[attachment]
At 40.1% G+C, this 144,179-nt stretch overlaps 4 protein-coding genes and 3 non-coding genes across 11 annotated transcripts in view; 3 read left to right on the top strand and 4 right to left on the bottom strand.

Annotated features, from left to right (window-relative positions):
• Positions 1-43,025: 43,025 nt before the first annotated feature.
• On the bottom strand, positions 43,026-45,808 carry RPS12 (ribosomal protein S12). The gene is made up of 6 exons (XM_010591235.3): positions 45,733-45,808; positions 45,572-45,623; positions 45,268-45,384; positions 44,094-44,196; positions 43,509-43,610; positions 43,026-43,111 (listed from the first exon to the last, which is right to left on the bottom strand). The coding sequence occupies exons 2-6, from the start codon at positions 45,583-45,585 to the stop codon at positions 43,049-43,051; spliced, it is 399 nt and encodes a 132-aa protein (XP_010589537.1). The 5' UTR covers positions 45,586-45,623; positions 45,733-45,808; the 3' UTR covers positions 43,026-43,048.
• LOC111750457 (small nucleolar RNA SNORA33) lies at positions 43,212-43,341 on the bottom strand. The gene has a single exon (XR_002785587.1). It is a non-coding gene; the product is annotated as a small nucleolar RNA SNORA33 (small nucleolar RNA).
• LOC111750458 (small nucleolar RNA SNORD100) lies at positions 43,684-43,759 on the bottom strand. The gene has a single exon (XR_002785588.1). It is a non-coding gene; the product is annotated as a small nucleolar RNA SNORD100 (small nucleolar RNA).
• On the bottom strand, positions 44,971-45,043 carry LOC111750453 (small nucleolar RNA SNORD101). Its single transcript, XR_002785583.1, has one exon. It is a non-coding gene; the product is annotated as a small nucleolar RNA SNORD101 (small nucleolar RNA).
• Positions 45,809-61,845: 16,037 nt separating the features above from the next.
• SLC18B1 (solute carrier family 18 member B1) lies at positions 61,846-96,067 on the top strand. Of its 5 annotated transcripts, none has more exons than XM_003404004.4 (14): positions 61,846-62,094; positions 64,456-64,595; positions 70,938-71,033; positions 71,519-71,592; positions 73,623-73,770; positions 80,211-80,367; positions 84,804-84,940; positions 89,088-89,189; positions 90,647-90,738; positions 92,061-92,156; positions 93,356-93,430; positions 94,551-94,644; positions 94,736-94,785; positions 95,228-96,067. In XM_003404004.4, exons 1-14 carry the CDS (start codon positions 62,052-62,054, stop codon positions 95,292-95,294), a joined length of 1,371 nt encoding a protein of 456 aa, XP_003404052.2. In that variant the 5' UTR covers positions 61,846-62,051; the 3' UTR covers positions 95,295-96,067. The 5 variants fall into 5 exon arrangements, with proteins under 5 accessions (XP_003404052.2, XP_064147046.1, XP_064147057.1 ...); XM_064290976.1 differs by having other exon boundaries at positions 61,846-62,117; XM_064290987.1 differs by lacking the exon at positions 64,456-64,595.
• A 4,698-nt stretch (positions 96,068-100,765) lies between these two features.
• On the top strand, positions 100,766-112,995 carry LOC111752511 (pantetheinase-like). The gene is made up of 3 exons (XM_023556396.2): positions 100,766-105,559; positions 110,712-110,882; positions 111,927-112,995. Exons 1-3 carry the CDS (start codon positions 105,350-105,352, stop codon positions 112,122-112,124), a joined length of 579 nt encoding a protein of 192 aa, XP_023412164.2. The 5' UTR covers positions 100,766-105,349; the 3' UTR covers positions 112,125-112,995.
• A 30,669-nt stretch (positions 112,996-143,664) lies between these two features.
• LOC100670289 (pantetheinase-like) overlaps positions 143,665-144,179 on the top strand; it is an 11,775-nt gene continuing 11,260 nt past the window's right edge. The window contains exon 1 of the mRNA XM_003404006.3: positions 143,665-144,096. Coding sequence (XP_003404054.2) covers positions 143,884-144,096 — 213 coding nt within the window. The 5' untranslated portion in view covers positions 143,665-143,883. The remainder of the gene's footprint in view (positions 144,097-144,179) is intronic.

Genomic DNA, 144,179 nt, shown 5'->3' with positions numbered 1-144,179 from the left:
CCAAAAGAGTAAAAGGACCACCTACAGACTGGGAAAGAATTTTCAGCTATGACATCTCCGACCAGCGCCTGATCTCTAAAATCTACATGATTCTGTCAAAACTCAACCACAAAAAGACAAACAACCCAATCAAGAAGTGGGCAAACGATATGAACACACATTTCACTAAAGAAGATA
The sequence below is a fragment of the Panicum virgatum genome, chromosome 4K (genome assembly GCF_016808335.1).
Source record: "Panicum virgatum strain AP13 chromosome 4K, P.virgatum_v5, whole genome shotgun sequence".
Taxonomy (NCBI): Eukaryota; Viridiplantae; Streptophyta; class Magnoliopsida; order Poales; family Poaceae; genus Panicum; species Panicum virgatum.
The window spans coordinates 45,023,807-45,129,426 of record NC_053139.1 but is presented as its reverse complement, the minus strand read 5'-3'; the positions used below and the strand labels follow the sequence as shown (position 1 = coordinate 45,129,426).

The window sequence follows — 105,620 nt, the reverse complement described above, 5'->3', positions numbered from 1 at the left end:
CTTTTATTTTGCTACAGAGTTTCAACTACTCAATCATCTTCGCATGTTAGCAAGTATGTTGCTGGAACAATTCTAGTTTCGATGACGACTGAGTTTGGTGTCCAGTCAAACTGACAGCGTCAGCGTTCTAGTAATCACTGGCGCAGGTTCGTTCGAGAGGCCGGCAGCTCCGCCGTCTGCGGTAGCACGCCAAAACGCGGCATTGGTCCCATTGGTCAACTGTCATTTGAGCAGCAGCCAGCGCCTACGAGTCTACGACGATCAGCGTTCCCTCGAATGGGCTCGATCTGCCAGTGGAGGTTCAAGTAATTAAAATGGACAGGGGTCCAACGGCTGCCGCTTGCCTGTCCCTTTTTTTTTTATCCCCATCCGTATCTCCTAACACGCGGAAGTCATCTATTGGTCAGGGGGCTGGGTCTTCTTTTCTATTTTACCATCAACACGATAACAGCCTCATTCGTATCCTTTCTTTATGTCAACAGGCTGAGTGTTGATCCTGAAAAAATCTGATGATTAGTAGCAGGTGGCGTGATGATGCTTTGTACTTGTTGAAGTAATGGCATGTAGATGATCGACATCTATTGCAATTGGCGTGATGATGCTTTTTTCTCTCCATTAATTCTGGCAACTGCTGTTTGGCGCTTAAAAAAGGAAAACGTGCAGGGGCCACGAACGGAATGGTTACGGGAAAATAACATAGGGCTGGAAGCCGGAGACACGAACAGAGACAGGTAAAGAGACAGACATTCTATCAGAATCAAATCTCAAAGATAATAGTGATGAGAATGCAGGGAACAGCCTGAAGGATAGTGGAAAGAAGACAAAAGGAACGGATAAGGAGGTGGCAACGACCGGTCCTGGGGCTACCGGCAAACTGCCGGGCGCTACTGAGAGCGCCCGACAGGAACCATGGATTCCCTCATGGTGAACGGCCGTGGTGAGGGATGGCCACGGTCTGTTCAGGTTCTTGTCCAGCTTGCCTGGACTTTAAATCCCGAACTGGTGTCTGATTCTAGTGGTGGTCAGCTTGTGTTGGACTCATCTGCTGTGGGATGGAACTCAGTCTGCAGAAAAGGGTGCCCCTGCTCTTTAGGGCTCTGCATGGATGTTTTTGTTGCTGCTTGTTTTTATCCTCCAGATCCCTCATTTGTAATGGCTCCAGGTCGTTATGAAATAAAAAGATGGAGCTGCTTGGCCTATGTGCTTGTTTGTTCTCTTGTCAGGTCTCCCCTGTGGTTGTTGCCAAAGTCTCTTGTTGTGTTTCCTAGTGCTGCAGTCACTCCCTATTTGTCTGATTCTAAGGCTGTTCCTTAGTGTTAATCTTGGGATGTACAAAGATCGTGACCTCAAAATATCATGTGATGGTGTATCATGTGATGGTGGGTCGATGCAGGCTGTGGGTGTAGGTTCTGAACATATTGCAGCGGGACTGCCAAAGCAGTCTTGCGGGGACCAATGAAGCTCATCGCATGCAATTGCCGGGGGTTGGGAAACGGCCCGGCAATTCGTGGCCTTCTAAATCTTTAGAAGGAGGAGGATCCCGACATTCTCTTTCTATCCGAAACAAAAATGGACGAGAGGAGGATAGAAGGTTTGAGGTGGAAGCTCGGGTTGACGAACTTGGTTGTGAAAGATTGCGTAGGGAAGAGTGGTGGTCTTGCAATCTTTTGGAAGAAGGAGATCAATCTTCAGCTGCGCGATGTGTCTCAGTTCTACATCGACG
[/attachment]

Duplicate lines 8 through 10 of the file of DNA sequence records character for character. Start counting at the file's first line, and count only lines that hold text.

• Positions 45,809-61,845: 16,037 nt separating the features above from the next.
• SLC18B1 (solute carrier family 18 member B1) lies at positions 61,846-96,067 on the top strand. Of its 5 annotated transcripts, none has more exons than XM_003404004.4 (14): positions 61,846-62,094; positions 64,456-64,595; positions 70,938-71,033; positions 71,519-71,592; positions 73,623-73,770; positions 80,211-80,367; positions 84,804-84,940; positions 89,088-89,189; positions 90,647-90,738; positions 92,061-92,156; positions 93,356-93,430; positions 94,551-94,644; positions 94,736-94,785; positions 95,228-96,067. In XM_003404004.4, exons 1-14 carry the CDS (start codon positions 62,052-62,054, stop codon positions 95,292-95,294), a joined length of 1,371 nt encoding a protein of 456 aa, XP_003404052.2. In that variant the 5' UTR covers positions 61,846-62,051; the 3' UTR covers positions 95,295-96,067. The 5 variants fall into 5 exon arrangements, with proteins under 5 accessions (XP_003404052.2, XP_064147046.1, XP_064147057.1 ...); XM_064290976.1 differs by having other exon boundaries at positions 61,846-62,117; XM_064290987.1 differs by lacking the exon at positions 64,456-64,595.
• A 4,698-nt stretch (positions 96,068-100,765) lies between these two features.